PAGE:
This week, #BYOTchat is very pleased to have JD Ferries-Rowe serve as guest moderator. The conversation will center on building your IT network for BYOT.
Frequent #BYOTchat participants are already well aware of the depth and breadth of of JD’s knowledge in the field of educational technology. JD (@jdferries) serves as the Chief Information Officer for the Brebeuf Jesuit Preparatory School of Indianpolis, Indiana.
The following #BYOTchat post written by JD Ferries-Rowe
was originally posted on “Confessions of Jesuit School CIO“.
All your BYOTChat are belong to JD
This cheesy Kevin Costner flick that tends to make all humans with a Y-chromosome weep like children has this great line in it: “I believe Lee Harvey Oswald acted alone. I believe there ought to be a constitutional amendment outlawing Astroturf and the designated hitter.”
Whoops. Wrong one. I meant:
“If you build it, [they] will come”
During the movie, most people focus on the “…He will come” part, what with the ghostly baseball players and unresolved daddy issues.
In Educational Technology circles (the general ones, not the Google+ variety), we know that the most important part of that phrase is “If you build it” (along with its corollary cousins “how you build it” and “when you build it”)
In educational technology, getting it built sometimes seems like everything….but don’t forget these too:
- We have to build our systems in such a way that we minimize downtime, attempt seamless transitions, but still account for the “burn-in” period that you have to use in order to make the necessary adjustments for a new network, wireless, phone, or other complex hardware function for all the users.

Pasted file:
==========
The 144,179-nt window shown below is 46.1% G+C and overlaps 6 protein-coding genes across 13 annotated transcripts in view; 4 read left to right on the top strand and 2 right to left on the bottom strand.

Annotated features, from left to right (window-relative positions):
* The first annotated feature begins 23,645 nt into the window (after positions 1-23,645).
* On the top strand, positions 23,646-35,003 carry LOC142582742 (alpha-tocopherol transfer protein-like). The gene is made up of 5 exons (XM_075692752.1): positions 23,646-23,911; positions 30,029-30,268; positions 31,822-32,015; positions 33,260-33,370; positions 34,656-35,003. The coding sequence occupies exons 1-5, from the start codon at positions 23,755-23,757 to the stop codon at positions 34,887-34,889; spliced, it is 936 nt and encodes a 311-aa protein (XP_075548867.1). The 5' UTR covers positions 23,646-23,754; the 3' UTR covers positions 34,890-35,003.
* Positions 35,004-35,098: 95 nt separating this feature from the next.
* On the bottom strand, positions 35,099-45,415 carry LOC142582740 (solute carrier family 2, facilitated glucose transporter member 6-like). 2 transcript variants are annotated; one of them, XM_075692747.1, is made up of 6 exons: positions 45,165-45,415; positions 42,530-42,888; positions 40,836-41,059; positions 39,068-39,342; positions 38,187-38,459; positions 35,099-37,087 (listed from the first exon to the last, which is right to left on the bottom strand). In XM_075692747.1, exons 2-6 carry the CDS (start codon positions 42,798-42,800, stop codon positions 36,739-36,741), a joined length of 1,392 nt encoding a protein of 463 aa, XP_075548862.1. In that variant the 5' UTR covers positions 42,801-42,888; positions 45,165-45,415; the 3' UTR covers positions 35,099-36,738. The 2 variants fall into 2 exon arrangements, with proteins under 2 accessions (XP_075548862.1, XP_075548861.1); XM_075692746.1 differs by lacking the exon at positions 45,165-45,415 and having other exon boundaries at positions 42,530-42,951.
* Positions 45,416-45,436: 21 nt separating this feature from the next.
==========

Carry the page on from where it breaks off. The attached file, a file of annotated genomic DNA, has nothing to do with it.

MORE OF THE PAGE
- We have to create systems that strike a number of balances: safety and ease-of-use, filtering and access, features and intuitive controls, speed and affordability, quality and affordability, usefulness and affordability.
- You don’t want to train people on a system that will not be implemented for a long time: you’ll burn away all the excitement and end up retraining during after it is built since no one remembers anyway.
Ultimately then, we geeks of the educational technology set, are tasked with making a promise, either explicitly or implicitly, with our teachers: the technology that we provide will:
a) make the job of teaching easier or
b) significantly improve student learning, or
c) on rare occasions, both.
Each time we fulfill this promise, we build up our savings against viruses and bandwidth shortfalls and software incompatibility. Each time we break that promise, we give that small subset of teachers one more reason not to try, not to risk, not to use.
Join me as I hang-up my snark hat for an evening and take up the moderating duties for #BYOTchat on Twitter this Thursday at 9pm EST where we will discuss: “Getting your Network BYOT Ready”
Bring your questions about bandwidth, filters, authentication tokens, app management, layer 3 traffic….or planning the buildout, generating support, selling the idea to admins and trustees…or anything else you are interested in discussing. The team is great at handling a range of thoughts.
Already have questions in mind? Help us get a head start by asking your question here! (fill out the survey as many times as you’d like – all questions optional)
Never been in a twitter chat before? The folks at #BYOTchat are friendly and love to greet new people. Simply search for #byotchat in a column-friendly twitter app like Tweetdeck or got to tweetchat.com and type in the hashtag you want to follow.